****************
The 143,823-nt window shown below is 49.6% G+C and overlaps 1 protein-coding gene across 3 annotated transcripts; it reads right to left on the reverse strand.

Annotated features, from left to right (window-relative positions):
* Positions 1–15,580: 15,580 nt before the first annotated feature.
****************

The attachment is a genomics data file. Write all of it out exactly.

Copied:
The 143,823-nt window shown below is 49.6% G+C and overlaps 1 protein-coding gene across 3 annotated transcripts; it reads right to left on the reverse strand.

Annotated features, from left to right (window-relative positions):
* Positions 1–15,580: 15,580 nt before the first annotated feature.